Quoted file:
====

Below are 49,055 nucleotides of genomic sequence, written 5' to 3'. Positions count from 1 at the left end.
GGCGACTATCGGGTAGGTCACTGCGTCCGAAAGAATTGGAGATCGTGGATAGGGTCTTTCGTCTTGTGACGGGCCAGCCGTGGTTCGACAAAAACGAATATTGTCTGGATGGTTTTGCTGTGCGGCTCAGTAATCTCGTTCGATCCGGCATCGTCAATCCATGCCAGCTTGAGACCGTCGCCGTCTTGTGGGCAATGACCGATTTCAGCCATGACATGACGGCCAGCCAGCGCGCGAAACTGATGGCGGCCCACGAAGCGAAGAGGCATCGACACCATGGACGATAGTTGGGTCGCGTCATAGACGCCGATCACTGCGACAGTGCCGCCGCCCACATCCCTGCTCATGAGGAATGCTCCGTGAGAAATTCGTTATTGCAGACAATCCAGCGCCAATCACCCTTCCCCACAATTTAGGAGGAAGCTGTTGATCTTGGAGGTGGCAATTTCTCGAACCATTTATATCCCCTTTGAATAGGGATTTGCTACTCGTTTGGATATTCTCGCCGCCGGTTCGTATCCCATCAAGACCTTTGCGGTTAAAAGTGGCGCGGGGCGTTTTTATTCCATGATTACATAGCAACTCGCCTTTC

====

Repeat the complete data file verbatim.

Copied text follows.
Below are 49,055 nucleotides of genomic sequence, written 5' to 3'. Positions count from 1 at the left end.
GGCGACTATCGGGTAGGTCACTGCGTCCGAAAGAATTGGAGATCGTGGATAGGGTCTTTCGTCTTGTGACGGGCCAGCCGTGGTTCGACAAAAACGAATATTGTCTGGATGGTTTTGCTGTGCGGCTCAGTAATCTCGTTCGATCCGGCATCGTCAATCCATGCCAGCTTGAGACCGTCGCCGTCTTGTGGGCAATGACCGATTTCAGCCATGACATGACGGCCAGCCAGCGCGCGAAACTGATGGCGGCCCACGAAGCGAAGAGGCATCGACACCATGGACGATAGTTGGGTCGCGTCATAGACGCCGATCACTGCGACAGTGCCGCCGCCCACATCCCTGCTCATGAGGAATGCTCCGTGAGAAATTCGTTATTGCAGACAATCCAGCGCCAATCACCCTTCCCCACAATTTAGGAGGAAGCTGTTGATCTTGGAGGTGGCAATTTCTCGAACCATTTATATCCCCTTTGAATAGGGATTTGCTACTCGTTTGGATATTCTCGCCGCCGGTTCGTATCCCATCAAGACCTTTGCGGTTAAAAGTGGCGCGGGGCGTTTTTATTCCATGATTACATAGCAACTCGCCTTTC